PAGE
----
Important legal notice
   
Contact   |   Search on EUROPA   
Logo
Cultural heritage
Cultural heritage - Conserving our common legato
 
“Using high-technology to monitor the condition of Europe’s precious works of art”
 

The problem

Europe’s works of art, such as paintings and sculptures, are the lifeblood of Europe’s cultural heritage. Museums put them on display and, increasingly, loan them out to other institutions. However, exhibiting art and moving it from place to place causes problems. Repeated handling, the need for conservation treatments and exposure to sudden environmental and climatic changes can all take their toll on old and delicate objects. Art in transit is also under threat from mishandling and fraud. Conservators need to monitor the condition of artwork in a way that responds to these issues.

MULTIENCODE  Monitoring the health of Europe’s works of art

Overview:

The MULTIENCODE project aims to create a new way of monitoring the condition of artworks by using the latest holographic technology. The project will produce innovative methods and tools which will allow conservators to assess the conservation state of an object and the need for any treatment; illustrate any new damage; monitor the impact of transport; and confirm a piece’s originality. An object would be scanned and its distinct features encoded holographically before being digitally archived. The coded data can then be easily compared with past and future entries to assess changes to the object.

Contribution to policy development:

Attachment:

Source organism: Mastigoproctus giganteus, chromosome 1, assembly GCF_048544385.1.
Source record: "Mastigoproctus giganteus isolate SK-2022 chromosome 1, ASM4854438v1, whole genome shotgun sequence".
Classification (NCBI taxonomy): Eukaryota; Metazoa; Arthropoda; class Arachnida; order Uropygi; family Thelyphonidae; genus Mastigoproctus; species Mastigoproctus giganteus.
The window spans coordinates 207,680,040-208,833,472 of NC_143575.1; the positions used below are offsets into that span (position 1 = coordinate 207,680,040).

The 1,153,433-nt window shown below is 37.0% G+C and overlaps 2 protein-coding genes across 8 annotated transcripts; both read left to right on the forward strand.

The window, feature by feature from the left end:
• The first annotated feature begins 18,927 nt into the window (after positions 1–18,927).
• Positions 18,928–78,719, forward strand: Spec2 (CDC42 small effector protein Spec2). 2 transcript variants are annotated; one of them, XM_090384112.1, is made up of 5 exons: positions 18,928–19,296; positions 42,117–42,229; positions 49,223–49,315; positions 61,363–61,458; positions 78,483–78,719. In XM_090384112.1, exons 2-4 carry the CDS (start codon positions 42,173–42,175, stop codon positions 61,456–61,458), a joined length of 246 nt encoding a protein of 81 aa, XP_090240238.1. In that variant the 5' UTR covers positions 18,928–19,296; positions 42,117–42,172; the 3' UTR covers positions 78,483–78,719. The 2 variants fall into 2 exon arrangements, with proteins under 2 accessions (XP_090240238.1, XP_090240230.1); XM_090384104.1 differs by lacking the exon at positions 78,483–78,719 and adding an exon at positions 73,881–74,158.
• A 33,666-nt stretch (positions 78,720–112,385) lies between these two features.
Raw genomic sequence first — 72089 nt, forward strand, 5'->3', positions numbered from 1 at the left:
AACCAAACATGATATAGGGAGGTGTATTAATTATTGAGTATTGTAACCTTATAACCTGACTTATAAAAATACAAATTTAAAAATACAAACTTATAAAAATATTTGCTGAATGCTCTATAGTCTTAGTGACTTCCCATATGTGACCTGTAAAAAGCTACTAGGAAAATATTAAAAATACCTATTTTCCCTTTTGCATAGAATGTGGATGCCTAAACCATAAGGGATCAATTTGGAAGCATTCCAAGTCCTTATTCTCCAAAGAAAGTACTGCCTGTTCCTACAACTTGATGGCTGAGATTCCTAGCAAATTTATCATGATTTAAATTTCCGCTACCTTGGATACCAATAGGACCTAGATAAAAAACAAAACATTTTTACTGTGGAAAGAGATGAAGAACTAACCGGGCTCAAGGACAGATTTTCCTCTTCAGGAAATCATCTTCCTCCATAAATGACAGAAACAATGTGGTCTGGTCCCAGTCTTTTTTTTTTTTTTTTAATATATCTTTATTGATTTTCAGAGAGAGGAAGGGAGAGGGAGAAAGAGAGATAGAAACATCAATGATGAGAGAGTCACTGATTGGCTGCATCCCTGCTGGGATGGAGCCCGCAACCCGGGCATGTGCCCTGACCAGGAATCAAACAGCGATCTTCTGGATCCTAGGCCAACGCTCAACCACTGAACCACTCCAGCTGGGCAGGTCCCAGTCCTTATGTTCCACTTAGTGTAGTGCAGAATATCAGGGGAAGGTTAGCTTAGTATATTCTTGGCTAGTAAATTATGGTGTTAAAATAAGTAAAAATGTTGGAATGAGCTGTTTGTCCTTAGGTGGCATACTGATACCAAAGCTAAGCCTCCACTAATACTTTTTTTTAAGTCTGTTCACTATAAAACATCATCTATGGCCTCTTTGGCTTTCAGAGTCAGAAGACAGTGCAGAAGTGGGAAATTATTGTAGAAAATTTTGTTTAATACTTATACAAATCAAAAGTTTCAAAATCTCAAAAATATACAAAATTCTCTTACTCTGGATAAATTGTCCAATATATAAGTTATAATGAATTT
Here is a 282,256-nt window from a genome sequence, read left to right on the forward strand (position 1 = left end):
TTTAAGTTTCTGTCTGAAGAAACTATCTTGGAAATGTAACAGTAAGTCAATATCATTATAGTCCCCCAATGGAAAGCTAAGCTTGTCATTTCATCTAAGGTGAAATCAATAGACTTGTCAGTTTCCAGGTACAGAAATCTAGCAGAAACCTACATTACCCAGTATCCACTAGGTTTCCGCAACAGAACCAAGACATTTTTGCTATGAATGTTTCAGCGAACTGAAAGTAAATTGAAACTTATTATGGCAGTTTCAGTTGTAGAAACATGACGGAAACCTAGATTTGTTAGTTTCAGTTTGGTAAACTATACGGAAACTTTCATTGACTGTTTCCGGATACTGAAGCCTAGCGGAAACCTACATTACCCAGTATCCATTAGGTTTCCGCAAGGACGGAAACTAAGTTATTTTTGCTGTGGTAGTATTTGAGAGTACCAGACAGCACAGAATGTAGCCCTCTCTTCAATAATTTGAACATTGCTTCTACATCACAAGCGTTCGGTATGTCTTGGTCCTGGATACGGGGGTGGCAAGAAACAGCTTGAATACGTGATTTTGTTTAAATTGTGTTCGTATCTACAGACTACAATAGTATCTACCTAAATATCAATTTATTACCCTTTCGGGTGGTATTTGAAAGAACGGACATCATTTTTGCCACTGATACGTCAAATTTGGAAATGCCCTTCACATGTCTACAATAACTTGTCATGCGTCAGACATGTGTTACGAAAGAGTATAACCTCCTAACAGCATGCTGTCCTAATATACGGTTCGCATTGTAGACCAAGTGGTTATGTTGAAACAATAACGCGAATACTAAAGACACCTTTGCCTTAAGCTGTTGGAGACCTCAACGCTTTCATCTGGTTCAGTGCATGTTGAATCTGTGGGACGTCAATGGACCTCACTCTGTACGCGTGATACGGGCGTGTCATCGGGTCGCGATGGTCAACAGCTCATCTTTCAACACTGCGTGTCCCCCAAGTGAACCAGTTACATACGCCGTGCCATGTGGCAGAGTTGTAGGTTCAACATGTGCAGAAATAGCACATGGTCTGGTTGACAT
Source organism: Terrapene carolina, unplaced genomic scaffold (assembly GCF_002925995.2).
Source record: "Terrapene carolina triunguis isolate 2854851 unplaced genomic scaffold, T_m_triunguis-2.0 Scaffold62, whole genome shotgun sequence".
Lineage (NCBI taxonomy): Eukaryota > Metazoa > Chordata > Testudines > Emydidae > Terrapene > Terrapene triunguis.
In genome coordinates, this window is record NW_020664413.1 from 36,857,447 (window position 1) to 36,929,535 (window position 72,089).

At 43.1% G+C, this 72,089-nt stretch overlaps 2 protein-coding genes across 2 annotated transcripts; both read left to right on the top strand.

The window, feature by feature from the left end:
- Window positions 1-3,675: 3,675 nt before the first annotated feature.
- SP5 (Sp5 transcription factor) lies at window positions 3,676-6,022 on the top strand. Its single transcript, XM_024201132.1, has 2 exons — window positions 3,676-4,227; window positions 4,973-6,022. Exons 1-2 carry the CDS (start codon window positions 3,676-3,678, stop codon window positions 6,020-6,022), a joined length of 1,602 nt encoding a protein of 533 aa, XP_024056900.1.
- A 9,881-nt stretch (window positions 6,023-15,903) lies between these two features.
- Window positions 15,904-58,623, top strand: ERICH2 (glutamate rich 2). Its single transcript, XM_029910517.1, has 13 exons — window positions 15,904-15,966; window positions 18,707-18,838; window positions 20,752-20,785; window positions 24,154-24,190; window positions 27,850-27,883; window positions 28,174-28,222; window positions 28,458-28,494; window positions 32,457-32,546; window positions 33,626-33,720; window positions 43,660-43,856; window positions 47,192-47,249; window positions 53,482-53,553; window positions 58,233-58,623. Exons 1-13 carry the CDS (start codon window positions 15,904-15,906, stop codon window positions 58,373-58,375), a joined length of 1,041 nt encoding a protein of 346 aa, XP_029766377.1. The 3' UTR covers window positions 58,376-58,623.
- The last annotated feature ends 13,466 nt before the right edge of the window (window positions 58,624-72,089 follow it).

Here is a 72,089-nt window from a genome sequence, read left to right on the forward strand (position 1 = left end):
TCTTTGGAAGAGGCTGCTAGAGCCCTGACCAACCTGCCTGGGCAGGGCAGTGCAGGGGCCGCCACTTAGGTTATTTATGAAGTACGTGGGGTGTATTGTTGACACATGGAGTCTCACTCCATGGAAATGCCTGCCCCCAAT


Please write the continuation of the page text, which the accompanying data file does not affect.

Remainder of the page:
• The project will help preserve Europe’s cultural heritage, a priority laid down in EU treaties and policies.
  • By protecting important works of art that are on show in museums and galleries, MULTIENCODE will bolster EU education and quality of life policies.

Project deliverables

  • Definition of operational parameters based on the project’s integrated assessment procedure – March 2006
  • Implementation of diagnostic procedures to show the MULTIENCODE system can work –
    June 2006
  • Successful operation of laboratory prototype – September 2006
  • Verify capability of multi-functional sensor – March 2007
  • Production of pre-industrial prototype – September 2007

Dissemination

  • Publication of scientific achievements in specialised and general journals – as required
  • Exchanging information with consortia in related fields, such as optics, laser engineering, applied metrology – as required
  • Running workshops and a public demonstration of finished prototype – September 2007
  • Involvement of end-users in evaluation and demonstration phases

Technical information

Project acronym: MULTIENCODE
Project’s official full title: Multifunctional encoding system for assessment of moveable cultural heritage
Research priority: 3.6. The protection of cultural heritage and associated conservation strategies
Specific webpage: Not yet available
Proposal/contract no: 006427
Start date: 1 September 2005
Kick off meeting: 14 September 2005
Completion date: 31 October 2008
European Commission scientific officer: Adèle Lydon, adele.lydon@ec.europa.eu

Coordinator:
Name: Foundation for Research and Technology/ Institute for Electronic Structure and Laser
Abbreviated name: FORTH/IESL
Address: PO Box 1527, GR-711 Heraklion
Country: Greece
Tel: +30 2810 391300
Fax: +30 2810 391305
Website: www.iesl.forth.gr/

Partners

Name: Universitat Stuttgart, Institute fur Technische Optik
Abbreviated name: ITO
Country: Germany

Name: Université de Liège – Centre Spatial de Liège
Abbreviated name: ULG
Country: Belgium

Name: OPTRION
Abbreviated name: OPT
Country: Belgium

Name: National Gallery of Athens – Alexandros Soutzos Museum
Abbreviated name: EPMAS
Country: Greece

Name: Tate Gallery
Abbreviated name: TATE
Country: United Kingdom

 
TOP